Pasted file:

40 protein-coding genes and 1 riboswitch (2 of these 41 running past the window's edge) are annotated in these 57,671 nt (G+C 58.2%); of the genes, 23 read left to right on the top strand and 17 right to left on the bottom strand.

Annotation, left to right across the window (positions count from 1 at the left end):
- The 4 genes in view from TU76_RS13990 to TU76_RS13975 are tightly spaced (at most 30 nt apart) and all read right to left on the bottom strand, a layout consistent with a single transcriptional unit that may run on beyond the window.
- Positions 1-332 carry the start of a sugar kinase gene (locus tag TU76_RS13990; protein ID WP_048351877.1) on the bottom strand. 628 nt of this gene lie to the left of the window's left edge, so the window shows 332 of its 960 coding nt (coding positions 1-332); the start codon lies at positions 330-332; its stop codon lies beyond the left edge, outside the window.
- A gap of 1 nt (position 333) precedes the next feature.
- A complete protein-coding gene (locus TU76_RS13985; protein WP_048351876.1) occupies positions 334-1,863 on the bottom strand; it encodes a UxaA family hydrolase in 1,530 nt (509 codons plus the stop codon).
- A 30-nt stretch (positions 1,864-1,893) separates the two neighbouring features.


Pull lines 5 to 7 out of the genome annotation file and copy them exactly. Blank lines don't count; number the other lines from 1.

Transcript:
- A gap of 1 nt (position 333) precedes the next feature.
- A complete protein-coding gene (locus TU76_RS13985; protein WP_048351876.1) occupies positions 334-1,863 on the bottom strand; it encodes a UxaA family hydrolase in 1,530 nt (509 codons plus the stop codon).
- A 30-nt stretch (positions 1,864-1,893) separates the two neighbouring features.